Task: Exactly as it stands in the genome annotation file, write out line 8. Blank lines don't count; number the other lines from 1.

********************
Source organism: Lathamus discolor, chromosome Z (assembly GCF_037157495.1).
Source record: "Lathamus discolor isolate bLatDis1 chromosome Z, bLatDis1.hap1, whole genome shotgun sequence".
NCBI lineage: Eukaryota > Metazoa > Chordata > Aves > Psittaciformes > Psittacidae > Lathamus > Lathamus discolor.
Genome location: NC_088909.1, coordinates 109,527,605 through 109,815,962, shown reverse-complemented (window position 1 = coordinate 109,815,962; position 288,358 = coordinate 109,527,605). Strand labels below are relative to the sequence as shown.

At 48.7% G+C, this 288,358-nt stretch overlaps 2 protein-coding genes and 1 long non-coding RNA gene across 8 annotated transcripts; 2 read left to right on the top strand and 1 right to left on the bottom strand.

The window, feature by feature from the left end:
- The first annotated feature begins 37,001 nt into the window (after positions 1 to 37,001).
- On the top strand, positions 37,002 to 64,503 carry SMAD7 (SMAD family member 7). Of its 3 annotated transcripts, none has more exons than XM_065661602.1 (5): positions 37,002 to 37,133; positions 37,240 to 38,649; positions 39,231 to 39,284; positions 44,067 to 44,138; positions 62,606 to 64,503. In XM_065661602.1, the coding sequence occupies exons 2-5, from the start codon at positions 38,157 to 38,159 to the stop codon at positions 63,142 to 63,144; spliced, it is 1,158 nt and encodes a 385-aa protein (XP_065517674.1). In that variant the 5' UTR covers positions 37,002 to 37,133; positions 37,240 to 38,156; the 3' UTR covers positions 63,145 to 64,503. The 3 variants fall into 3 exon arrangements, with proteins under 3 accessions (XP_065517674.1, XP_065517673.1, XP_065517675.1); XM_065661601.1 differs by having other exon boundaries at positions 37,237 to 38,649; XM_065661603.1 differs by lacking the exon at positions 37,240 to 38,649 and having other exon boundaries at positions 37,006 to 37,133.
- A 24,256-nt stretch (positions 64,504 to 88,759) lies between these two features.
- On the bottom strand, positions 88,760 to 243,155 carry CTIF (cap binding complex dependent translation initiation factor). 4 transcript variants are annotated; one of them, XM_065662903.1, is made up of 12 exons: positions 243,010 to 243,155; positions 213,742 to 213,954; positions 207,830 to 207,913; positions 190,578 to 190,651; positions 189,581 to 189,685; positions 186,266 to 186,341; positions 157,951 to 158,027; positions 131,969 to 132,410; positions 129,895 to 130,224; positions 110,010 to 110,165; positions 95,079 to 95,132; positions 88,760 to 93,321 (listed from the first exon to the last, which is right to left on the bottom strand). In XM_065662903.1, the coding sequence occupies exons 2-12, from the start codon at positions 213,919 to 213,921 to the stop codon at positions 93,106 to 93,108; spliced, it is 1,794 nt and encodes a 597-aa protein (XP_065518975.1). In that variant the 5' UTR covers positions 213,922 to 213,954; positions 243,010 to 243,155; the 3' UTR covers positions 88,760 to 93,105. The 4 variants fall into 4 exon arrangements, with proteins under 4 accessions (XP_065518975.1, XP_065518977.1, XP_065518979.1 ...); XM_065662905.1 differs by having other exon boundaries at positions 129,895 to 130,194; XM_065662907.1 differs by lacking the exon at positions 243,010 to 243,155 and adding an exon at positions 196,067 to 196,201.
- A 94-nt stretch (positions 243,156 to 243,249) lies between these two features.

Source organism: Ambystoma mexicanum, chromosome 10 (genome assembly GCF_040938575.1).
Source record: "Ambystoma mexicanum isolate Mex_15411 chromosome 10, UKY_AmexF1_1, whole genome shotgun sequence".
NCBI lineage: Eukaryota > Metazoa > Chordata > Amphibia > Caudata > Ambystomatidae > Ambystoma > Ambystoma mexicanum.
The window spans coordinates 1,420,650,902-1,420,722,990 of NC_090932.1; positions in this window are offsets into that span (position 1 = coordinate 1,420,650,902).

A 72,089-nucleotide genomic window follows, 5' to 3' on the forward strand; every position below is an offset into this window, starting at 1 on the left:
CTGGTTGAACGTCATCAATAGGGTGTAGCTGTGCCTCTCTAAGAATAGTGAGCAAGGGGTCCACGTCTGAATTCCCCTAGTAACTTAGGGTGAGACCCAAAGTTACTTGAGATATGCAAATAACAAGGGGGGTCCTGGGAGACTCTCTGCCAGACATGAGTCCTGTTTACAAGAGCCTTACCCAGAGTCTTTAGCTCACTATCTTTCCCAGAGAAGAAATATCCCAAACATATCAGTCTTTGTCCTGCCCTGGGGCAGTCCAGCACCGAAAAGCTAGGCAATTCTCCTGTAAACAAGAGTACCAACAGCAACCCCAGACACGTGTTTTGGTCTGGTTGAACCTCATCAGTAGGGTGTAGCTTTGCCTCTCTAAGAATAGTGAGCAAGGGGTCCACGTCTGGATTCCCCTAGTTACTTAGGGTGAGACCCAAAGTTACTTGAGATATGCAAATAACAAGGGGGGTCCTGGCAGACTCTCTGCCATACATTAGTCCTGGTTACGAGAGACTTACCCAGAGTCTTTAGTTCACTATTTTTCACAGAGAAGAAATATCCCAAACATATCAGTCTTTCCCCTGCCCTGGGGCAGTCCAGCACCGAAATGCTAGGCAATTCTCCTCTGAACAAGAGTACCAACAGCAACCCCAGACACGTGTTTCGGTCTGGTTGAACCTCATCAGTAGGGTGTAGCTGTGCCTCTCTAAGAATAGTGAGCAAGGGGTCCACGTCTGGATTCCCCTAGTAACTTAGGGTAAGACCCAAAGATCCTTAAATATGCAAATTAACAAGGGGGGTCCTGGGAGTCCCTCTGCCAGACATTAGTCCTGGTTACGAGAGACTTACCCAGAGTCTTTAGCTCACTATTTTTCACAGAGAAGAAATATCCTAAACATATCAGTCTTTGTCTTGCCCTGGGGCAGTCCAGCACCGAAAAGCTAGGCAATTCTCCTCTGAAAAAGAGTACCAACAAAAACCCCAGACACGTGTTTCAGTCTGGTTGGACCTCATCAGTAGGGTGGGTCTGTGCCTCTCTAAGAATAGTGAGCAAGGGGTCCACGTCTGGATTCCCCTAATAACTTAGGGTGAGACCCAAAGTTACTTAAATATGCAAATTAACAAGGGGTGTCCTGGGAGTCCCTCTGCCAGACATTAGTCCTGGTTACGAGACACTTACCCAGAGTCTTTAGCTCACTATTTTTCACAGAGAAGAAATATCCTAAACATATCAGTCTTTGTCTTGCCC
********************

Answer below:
- On the top strand, positions 37,002 to 64,503 carry SMAD7 (SMAD family member 7). Of its 3 annotated transcripts, none has more exons than XM_065661602.1 (5): positions 37,002 to 37,133; positions 37,240 to 38,649; positions 39,231 to 39,284; positions 44,067 to 44,138; positions 62,606 to 64,503. In XM_065661602.1, the coding sequence occupies exons 2-5, from the start codon at positions 38,157 to 38,159 to the stop codon at positions 63,142 to 63,144; spliced, it is 1,158 nt and encodes a 385-aa protein (XP_065517674.1). In that variant the 5' UTR covers positions 37,002 to 37,133; positions 37,240 to 38,156; the 3' UTR covers positions 63,145 to 64,503. The 3 variants fall into 3 exon arrangements, with proteins under 3 accessions (XP_065517674.1, XP_065517673.1, XP_065517675.1); XM_065661601.1 differs by having other exon boundaries at positions 37,237 to 38,649; XM_065661603.1 differs by lacking the exon at positions 37,240 to 38,649 and having other exon boundaries at positions 37,006 to 37,133.